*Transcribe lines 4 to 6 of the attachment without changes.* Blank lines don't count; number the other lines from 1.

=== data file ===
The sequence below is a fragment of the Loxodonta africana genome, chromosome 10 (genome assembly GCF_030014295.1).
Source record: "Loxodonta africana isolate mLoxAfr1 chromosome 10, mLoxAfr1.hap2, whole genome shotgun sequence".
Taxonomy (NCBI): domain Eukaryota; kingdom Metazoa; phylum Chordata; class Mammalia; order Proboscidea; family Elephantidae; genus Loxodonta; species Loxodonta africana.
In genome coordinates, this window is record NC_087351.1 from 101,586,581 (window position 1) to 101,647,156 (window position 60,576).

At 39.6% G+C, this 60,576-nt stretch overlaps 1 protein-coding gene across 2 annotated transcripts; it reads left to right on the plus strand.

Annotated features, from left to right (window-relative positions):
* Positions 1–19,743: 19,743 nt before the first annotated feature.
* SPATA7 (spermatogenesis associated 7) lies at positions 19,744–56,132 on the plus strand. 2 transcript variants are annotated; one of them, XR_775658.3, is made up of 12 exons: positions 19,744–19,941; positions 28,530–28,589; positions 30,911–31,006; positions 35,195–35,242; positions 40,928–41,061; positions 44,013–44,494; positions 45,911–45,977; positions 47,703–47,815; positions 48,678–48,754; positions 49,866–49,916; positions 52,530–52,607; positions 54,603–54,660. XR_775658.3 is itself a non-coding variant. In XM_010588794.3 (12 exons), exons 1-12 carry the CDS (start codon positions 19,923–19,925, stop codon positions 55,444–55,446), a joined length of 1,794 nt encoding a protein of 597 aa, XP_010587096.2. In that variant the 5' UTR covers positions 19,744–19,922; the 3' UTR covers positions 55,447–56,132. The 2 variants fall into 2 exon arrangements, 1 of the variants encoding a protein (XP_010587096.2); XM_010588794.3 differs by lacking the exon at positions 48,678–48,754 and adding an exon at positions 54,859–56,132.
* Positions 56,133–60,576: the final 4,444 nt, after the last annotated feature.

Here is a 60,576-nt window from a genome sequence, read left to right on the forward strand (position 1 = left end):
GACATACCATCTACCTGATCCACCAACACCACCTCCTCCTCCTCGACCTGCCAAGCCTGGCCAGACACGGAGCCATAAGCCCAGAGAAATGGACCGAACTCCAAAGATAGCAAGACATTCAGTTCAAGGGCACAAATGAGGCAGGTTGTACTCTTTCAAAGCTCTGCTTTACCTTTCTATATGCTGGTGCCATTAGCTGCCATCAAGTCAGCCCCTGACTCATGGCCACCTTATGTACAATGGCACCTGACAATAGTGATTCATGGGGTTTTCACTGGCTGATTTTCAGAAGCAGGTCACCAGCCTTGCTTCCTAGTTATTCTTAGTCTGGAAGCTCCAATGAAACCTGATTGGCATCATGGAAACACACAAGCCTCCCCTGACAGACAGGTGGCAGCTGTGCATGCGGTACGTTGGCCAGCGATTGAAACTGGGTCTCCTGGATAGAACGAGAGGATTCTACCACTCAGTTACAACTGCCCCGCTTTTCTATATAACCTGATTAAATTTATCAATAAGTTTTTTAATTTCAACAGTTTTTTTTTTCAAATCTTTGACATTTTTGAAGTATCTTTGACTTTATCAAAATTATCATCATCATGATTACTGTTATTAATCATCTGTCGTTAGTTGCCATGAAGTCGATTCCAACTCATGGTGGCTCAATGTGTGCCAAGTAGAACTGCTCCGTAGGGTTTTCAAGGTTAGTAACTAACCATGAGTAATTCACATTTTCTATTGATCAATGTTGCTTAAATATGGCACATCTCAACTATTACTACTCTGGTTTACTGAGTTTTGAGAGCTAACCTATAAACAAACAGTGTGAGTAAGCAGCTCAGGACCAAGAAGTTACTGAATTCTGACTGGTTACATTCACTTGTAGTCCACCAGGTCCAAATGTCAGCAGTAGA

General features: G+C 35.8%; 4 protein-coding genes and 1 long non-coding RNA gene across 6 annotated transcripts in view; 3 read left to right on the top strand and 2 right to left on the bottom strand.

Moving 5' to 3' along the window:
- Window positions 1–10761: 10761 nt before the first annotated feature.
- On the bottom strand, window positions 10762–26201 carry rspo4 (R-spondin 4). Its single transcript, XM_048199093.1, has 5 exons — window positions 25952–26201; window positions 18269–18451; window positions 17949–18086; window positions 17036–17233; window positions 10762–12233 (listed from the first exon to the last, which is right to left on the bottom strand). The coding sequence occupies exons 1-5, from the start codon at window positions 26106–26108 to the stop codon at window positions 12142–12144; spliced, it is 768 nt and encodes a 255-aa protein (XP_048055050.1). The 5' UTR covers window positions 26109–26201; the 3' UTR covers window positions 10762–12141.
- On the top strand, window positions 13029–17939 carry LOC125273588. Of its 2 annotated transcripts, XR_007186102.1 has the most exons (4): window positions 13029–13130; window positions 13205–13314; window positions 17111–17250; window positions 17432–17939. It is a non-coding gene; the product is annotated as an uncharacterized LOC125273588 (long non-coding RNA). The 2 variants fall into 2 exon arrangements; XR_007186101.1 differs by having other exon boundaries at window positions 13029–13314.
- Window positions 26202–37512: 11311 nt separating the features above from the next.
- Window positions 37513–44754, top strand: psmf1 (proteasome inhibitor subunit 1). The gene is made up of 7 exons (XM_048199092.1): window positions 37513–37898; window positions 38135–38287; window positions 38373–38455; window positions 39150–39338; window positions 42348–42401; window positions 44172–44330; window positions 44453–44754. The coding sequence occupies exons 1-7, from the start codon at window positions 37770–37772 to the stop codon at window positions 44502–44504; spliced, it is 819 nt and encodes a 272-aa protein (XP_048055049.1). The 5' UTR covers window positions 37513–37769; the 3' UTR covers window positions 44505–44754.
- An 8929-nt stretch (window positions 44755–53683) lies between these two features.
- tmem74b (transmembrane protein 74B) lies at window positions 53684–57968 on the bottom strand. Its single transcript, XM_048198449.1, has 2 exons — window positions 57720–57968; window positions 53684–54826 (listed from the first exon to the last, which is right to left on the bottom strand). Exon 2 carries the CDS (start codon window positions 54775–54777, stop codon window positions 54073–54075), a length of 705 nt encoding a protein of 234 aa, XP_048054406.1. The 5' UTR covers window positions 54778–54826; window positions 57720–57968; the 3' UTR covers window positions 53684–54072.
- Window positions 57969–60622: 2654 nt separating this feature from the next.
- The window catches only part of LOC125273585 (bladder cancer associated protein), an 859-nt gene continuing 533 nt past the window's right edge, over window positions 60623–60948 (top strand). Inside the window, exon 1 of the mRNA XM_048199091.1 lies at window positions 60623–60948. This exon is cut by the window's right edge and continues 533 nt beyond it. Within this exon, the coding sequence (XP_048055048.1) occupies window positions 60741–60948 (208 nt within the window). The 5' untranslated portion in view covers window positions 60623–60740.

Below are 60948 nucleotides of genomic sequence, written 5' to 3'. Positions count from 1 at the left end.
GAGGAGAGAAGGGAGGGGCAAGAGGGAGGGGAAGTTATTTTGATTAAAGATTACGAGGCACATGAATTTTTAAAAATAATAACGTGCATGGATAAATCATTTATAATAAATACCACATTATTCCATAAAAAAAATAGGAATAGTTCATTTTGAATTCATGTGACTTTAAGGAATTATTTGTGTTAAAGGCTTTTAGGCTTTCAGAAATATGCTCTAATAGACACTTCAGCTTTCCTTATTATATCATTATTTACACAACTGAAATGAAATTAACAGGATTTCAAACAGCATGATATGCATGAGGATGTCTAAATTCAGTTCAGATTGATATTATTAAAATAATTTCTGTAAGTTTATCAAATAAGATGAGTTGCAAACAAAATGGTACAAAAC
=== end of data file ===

In genome coordinates, this window is record NC_087351.1 from 101,586,581 (window position 1) to 101,647,156 (window position 60,576).

At 39.6% G+C, this 60,576-nt stretch overlaps 1 protein-coding gene across 2 annotated transcripts; it reads left to right on the plus strand.

Annotated features, from left to right (window-relative positions):